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Briton fails in US clemency plea

Krishna Maharaj
Krishna Maharaj has always denied killing a business associate and his son

A British man convicted of a double murder in the US will remain in prison for life after his mercy plea failed.

Krishna Maharaj, 68, from London, has always denied killing Derrick Moo-Young and son Duane in a Miami hotel in 1986.

Florida governor Charlie Crist and the state clemency board denied the former millionaire businessman his last chance of freedom by refusing clemency.

Maharaj's case has been supported by the British government and several high-profile political figures.

Tearful plea

Maharaj, who was once the second biggest racehorse owner in the UK, spent 15 years on Florida's Death Row before his sentence was commuted to life in 2002.

Five alibi witnesses have come forward to say he was 30 miles away at the time of the murders.

A lengthy investigation by the Foreign Office found prima facie evidence of a miscarriage of justice.

Maharaj was not present at Thursday's hearing. But his clemency plea was rejected after the family of Derrick and Duane Moo-Young pleaded tearfully with the panel to deny his request.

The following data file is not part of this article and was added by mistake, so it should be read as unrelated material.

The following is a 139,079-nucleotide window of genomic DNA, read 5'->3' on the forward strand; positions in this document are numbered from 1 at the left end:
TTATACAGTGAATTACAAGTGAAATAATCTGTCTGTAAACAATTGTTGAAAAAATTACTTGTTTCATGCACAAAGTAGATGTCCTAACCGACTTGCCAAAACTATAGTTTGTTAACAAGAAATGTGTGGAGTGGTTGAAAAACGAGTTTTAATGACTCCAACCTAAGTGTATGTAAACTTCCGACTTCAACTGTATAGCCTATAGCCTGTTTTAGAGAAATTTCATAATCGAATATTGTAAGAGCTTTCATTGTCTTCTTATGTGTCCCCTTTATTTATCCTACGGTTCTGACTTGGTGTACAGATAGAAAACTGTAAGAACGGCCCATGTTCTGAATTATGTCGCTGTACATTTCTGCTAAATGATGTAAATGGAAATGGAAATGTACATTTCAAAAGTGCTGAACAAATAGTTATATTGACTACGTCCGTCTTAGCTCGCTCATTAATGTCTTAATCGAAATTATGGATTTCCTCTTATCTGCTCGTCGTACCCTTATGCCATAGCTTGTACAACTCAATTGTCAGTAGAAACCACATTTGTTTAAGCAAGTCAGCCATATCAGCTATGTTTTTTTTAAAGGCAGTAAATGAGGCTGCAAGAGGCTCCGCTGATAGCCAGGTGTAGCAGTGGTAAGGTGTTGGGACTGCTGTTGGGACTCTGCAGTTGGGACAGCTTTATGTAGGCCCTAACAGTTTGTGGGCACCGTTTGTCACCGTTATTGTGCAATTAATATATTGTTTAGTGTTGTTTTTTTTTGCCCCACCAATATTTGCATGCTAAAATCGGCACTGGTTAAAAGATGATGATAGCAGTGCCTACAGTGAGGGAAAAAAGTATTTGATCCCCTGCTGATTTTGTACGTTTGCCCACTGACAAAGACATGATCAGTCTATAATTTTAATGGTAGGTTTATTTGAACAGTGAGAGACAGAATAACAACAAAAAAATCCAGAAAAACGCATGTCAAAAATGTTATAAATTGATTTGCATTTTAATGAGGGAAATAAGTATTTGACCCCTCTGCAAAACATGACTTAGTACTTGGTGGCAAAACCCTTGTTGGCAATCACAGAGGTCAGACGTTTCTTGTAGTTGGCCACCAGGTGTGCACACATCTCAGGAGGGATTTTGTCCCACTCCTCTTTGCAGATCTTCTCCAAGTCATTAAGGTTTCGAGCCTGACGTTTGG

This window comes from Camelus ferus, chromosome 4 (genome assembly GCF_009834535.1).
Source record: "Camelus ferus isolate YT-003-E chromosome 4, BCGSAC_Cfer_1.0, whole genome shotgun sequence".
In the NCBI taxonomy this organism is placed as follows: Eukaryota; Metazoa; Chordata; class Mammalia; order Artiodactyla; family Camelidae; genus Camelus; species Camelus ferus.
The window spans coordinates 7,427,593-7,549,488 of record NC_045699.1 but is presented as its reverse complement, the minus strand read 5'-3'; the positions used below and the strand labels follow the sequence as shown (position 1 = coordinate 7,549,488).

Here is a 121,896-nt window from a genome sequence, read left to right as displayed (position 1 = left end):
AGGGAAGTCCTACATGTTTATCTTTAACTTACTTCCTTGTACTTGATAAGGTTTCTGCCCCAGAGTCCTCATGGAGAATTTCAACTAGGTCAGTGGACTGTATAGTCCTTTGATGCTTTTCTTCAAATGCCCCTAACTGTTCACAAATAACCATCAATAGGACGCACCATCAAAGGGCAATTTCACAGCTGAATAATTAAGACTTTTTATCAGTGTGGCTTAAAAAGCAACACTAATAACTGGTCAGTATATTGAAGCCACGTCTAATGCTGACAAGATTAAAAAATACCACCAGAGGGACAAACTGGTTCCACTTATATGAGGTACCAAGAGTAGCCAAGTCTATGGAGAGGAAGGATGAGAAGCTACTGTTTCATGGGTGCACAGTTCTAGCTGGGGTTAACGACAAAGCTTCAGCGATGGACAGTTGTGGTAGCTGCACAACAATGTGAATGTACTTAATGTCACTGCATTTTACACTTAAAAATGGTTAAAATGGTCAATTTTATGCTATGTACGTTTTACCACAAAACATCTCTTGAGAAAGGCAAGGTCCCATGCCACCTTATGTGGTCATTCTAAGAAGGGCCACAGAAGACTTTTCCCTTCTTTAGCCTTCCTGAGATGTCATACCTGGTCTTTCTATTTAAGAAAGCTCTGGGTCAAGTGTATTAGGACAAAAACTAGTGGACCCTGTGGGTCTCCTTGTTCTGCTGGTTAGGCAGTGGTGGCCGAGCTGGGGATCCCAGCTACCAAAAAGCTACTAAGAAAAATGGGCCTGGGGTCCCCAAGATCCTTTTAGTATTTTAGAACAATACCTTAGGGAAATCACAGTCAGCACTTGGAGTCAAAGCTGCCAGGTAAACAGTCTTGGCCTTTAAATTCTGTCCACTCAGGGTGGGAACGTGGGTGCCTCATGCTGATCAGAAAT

The board also heard from prosecutors that Maharaj had a fair trial and a series of appeals hearings and other investigations that had all come to the same conclusion.

We are disappointed but we respect the decision of the clemency board
Foreign Office
"There's overwhelming evidence which shows that Mr Maharaj committed these horrendous murders," said Penny Brill, an assistant state attorney in Miami-Dade County.

"There's no injustice to right."

Governor Crist said later that the decision to deny Maharaj clemency was not difficult.

"There were a lot of high profile people from England that apparently... have taken an interest in that case.

"I don't think that should be an influencing factor, and it wasn't today," he said.

A Foreign Office spokesman said: "We are disappointed but we respect the decision of the clemency board.

"The British consulate in Orlando will continue to offer him consular support.

"The British government put in the clemency plea, but it is up to his legal team what happens next."

Maharaj's supporters have included Conservative MP Peter Bottomley and former UK attorney general Sir Nicholas Lyell.


SEE ALSO
Fresh hope for death row Briton
18 Mar 02 |  England

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